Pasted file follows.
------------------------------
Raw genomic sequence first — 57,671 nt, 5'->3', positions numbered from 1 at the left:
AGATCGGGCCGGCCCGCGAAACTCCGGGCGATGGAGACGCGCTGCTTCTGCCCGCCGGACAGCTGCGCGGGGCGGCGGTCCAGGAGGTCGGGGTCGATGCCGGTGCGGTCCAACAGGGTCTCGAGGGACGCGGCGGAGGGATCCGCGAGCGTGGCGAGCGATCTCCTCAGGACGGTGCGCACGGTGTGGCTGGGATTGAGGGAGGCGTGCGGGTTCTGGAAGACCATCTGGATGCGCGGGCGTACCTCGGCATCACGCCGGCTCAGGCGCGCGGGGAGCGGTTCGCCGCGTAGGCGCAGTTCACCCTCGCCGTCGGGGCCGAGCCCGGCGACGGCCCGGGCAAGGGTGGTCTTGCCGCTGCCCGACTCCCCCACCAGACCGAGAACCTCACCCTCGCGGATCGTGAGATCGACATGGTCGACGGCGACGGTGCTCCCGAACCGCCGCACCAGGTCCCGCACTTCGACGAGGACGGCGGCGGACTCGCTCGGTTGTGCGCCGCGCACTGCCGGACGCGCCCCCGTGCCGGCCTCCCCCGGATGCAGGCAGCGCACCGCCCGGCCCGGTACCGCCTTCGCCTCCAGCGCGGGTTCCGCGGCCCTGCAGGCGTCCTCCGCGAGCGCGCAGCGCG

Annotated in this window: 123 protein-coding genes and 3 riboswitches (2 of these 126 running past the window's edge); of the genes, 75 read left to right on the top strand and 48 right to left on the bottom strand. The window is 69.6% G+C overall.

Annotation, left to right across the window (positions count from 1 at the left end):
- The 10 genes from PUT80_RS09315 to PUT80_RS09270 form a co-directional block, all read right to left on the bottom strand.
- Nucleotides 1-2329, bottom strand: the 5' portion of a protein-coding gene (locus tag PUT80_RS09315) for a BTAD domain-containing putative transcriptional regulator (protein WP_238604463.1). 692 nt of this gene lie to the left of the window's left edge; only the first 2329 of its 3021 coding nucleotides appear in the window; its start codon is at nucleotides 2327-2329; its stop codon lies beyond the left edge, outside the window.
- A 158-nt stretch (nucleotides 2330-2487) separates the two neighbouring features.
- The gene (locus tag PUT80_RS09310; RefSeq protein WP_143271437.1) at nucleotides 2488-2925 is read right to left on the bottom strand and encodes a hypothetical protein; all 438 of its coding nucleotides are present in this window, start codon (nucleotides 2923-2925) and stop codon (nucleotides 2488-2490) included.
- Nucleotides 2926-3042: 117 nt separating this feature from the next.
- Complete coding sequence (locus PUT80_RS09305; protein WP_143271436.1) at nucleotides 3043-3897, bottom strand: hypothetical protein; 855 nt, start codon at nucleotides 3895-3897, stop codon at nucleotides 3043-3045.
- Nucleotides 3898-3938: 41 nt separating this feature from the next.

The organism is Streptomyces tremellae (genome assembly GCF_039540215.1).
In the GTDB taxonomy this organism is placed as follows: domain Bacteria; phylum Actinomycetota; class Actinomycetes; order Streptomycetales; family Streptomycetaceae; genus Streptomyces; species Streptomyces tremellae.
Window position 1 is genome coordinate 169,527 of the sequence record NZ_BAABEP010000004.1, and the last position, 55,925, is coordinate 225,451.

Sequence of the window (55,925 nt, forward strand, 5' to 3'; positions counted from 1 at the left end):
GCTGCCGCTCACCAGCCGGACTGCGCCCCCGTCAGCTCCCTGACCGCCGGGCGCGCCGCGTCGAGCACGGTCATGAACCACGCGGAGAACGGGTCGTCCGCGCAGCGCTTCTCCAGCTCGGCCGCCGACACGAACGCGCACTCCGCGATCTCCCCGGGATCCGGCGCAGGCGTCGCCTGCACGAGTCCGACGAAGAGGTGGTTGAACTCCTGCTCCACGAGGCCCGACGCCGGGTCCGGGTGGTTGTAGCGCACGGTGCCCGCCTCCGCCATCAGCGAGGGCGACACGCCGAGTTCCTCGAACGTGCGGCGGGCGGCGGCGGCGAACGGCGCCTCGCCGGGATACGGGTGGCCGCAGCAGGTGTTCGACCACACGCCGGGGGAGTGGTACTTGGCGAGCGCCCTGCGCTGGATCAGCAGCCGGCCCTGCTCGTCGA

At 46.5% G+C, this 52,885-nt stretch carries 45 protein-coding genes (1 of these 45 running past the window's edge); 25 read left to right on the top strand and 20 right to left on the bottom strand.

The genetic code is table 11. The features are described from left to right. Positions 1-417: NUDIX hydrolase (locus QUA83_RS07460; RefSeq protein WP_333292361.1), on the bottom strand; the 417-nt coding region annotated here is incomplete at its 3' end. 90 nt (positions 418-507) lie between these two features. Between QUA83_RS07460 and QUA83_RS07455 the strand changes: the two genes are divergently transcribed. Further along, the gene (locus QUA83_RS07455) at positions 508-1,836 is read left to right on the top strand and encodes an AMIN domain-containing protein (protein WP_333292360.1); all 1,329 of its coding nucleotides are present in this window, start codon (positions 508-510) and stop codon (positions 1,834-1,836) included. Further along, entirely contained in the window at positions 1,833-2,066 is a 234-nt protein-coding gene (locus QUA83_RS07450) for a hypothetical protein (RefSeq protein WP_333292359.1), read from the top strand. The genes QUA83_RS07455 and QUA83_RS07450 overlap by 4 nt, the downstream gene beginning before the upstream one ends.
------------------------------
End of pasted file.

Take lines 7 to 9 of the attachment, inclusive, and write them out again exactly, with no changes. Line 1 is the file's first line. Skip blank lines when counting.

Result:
- A 158-nt stretch (nucleotides 2330-2487) separates the two neighbouring features.
- The gene (locus tag PUT80_RS09310; RefSeq protein WP_143271437.1) at nucleotides 2488-2925 is read right to left on the bottom strand and encodes a hypothetical protein; all 438 of its coding nucleotides are present in this window, start codon (nucleotides 2923-2925) and stop codon (nucleotides 2488-2490) included.
- Nucleotides 2926-3042: 117 nt separating this feature from the next.